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A1.1  Characterisation of lung inflammation and identification of shared citrullinated targets in the lungs and joints of early rheumatoid arthritis
  1. Vijay Joshua1,
  2. Gudrun Reynisdottir1,
  3. Jimmy Ytterberg2,
  4. Marianne Engström1,
  5. Anders Eklund3,
  6. Magnus Skold3,
  7. Per-Johan Jakobsson1,
  8. Johan Rönnelid4,
  9. Vivianne Malmström1,
  10. Lars Klareskog1,
  11. Johan Grunewald3,
  12. Anca I Catrina1
  1. 1Rheumatology Unit, Department of Medicine, Solna, Karolinska Institutet, Stockholm, Sweden
  2. 2Department of Medical Biochemistry and Biophysics, Karolinska Institutet, Stockholm, Sweden
  3. 3Division of Respiratory Medicine, Department of Medicine, Karolinska Institutet, Stockholm, Sweden
  4. 4Department of Immunology, Genetics and Pathology, Uppsala University, Uppsala, Sweden


Background and Objectives To investigate if changes in the lungs are present in rheumatoid arthritis (RA) patients early in the disease process and to address the contribution of these changes to the initiation of the disease.

Materials and Methods 24 RA patients with patient-reported symptom duration less than one year and naive to DMARD treatment and 15 healthy individuals were subjected to bronchoscopy and mucosal bronchial biopsies were retrieved. Histological analysis for identification of inducible bronchia associated lymphoid tissues (iBALT) and lymphocyte infiltration, as well as immunohistochemistry (IHC) for PAD enzymes, CD3, HLA-DQ and HLA-DR were performed. Presence of citrullinated targets were detected by IHC using biotinylated ACPA isolated from synovial fluid of RA patients. Mass spectrometry was used for identification of citrullinated epitopes in 6 lung and 8 synovial biopsies from RA patients. An in-house ELISA was setup to measure reactivity against new identified citrullinated targets in the serum of RA patients in two distinct early RA cohorts (n = 393) and a cohort of non-RA patients (n = 236) as disease controls.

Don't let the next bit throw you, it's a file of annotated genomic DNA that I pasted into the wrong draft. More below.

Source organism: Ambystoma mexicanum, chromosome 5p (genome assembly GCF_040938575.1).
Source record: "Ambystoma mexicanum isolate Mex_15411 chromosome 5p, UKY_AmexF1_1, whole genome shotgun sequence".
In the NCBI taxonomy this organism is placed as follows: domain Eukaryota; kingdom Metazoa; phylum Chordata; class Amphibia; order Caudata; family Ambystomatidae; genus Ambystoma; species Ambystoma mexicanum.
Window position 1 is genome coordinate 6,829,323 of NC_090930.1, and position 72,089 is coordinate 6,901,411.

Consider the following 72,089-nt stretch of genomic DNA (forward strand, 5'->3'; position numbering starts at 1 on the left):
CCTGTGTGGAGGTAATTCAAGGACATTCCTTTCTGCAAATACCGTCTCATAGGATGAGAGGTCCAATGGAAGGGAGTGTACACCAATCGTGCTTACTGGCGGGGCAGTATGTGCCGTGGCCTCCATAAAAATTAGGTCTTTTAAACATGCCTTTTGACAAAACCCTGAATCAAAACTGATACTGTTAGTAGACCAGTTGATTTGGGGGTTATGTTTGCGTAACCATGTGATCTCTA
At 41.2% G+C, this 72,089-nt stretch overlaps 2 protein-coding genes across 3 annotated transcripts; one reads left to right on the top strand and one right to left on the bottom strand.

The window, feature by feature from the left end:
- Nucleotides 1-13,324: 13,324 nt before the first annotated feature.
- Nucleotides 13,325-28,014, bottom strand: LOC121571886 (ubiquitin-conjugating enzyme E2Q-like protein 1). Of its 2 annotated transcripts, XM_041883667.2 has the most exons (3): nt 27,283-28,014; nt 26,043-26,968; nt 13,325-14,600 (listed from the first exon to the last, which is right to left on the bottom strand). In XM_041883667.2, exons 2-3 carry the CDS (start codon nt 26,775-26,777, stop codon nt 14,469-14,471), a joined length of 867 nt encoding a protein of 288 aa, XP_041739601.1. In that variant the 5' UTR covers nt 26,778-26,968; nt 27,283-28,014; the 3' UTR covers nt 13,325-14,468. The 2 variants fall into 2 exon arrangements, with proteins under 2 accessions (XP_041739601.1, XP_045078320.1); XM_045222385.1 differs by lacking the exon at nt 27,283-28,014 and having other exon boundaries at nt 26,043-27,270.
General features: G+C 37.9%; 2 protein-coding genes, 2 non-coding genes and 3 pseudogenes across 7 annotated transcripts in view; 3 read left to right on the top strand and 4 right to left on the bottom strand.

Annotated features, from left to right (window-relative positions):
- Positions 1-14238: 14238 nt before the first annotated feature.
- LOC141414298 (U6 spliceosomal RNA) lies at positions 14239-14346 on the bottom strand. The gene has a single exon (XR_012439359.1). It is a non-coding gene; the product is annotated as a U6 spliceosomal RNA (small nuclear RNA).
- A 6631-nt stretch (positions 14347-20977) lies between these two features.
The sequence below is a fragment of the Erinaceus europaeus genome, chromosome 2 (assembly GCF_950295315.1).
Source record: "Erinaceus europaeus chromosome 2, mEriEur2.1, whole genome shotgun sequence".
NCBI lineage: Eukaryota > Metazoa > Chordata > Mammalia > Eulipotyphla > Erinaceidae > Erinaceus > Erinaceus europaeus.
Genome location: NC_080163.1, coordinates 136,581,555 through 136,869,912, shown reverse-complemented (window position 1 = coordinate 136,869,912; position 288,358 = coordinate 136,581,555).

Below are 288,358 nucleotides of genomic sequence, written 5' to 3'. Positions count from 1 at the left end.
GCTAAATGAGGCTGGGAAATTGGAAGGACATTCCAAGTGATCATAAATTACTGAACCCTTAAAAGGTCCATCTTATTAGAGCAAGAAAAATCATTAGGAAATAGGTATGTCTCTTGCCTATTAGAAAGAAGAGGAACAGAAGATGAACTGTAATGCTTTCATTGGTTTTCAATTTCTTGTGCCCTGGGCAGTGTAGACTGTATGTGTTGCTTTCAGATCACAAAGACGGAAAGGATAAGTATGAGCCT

Results Bronchial lymphocyte infiltration and iBALT formation was observed in 55% of the ACPA+ RA patients but only 17% of ACPA- patients and 7% of healthy volunteers. Higher expression of CD3, HLA-DQ, HLA-DR and citrullinated targets was observed in bronchial biopsies of ACPA+ as compare to ACPA- RA patients. BAL fluids were enriched in both IgG and IgA ACPA as compared to paired serum samples. Mass spectrometry identified 5 proteins in the synovium (in total 8 sites) and 4 in the lungs (in total 6 sites) containing citrullinated residues. Two vimentin derived citrullinated peptides were present in a majority of both synovial and lung biopsies with slightly higher citrullinated/unmodified peptides ratios in the smokers as compared to non-smokers.14.5% of the RA patients tested by ELISA showed antibody reactivity against the new identified citrullinated target compared to 3.4% in the disease controls.

Conclusions Signs of inflammation and local ACPA enrichment are present early in bronchial tissues of ACPA+ RA patients. Shared citrullinated targets in the lung and joints as well as systemic reactivity against these targets are present in RA patients. Our findings support the notion that early inflammatory events in the lungs may represent a critical initiating factor in the development of ACPA+ RA.

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